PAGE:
Users hoping for help in deciding whether to buy a 56-kbps modem will have to wait at least until January, as manufacturers at a recent industry meeting failed to adopt standards that will allow 56-kbps modems to interoperate with one another.
Modem manufacturers and chip companies had hoped to have a preliminary standard for 56-kbps modems, also called a "determined" standard, from the International Telecommunications Union after a meeting in Sun River, Oregon. As expected, intellectual property rights was the main issue that held back talks.
"The delays in the standards work are not related to technical issues but are related to intellectual property and patent issues," wrote Ken Krechmer, editor of Communications Standards Review, in an email to CNET's NEWS.COM.
Krechmer said some of the participants were hesitant to license technology from independent inventor Brent Townshend, who has patents pending on key 56-kbps technology. "Modem chip vendors appear to be willing to wait for his patents to issue and review them, before agreeing to [per unit] payments," Krechmer reports.
Townshend isn't the only one pushing a technology to ensure a slice of revenue from anticipated modem sales.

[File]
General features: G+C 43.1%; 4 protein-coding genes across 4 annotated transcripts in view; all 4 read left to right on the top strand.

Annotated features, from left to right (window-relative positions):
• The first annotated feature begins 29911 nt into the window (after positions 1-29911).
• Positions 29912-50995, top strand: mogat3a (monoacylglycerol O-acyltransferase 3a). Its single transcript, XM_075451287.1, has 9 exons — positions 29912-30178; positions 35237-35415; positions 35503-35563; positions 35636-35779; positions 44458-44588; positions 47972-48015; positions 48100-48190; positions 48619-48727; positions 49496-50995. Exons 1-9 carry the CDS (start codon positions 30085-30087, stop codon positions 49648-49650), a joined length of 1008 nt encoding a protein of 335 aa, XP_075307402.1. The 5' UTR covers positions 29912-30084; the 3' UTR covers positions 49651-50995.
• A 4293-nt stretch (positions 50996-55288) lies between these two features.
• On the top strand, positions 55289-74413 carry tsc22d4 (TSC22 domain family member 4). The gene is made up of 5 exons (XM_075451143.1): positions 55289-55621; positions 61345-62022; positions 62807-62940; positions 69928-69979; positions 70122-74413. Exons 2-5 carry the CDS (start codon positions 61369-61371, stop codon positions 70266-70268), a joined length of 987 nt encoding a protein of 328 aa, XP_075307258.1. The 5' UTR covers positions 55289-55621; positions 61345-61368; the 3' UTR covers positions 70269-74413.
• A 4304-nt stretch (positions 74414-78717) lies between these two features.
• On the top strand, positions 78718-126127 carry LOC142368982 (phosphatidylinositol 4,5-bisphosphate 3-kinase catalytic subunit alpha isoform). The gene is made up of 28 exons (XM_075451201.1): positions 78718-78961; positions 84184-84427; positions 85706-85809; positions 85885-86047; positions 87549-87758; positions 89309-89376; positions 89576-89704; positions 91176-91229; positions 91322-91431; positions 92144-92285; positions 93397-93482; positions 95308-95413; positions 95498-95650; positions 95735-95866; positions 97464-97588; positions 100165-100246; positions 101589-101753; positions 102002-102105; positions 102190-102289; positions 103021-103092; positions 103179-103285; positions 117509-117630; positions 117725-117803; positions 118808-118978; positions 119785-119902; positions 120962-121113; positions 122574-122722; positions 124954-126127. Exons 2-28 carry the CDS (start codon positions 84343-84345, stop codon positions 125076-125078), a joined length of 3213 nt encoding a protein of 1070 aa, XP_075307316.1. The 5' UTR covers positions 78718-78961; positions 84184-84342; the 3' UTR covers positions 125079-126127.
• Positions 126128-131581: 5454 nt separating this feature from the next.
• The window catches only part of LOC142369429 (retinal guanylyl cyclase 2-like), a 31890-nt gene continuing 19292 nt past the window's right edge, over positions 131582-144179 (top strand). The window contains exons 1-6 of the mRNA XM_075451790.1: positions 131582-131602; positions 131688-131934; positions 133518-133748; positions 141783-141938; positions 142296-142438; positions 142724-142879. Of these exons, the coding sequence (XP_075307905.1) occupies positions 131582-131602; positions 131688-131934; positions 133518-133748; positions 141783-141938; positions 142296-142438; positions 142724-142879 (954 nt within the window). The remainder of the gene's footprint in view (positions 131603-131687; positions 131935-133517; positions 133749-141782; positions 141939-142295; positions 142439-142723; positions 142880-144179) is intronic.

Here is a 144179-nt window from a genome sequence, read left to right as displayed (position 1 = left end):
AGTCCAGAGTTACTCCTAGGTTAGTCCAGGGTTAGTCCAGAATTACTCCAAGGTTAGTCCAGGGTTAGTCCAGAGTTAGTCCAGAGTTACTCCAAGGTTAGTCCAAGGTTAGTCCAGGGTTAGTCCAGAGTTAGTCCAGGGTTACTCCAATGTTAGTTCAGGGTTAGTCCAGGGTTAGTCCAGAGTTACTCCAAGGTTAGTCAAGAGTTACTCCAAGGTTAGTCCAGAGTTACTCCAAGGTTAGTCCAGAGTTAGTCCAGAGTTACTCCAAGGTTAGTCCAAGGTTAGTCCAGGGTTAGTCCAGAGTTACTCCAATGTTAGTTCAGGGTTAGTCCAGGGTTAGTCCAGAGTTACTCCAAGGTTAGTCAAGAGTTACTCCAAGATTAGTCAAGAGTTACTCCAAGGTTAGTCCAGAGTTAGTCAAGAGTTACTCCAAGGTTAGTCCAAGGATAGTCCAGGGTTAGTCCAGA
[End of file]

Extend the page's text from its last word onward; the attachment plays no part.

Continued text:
"Motorola continues to demand high per-unit royalties for patent rights to modem technology used in existing V.34 modems and [to] propose such technology also be used in V.pcm [the preliminary name for the 56-kbps standard]. Many modem vendors, both small and large, find both of these demands for high per-modem royalties that continue over the life of the patent to be excessive," Krechmer said. The problems with per-unit royalties are that they are not capped and that sales information is basically being passed on to competitors.
Modems using x2 technology from 3Com (COMS), which earlier this year purchased modem maker U.S. Robotics, don't currently operate with modems based on Rockwell and Lucent's K56flex technology, since standards have not yet been set.
Modem manufacturers were hoping that a determined standard would be in place so that consumers would know whether 56-kbps modems currently being sold are upgradable to the eventual final industry standard. This final standard is called a "ratified" standard, meaning that all modems are using the same basic technology. Presumably, if consumers know the modems are upgradable to this final standard, they would be more apt to buy them now.
Because a determined standard was not agreed upon at this month's meeting, consumers should not expect to see a preliminary standard until January 1998 and a final 56-kbps modem standard until mid-1998 at earliest.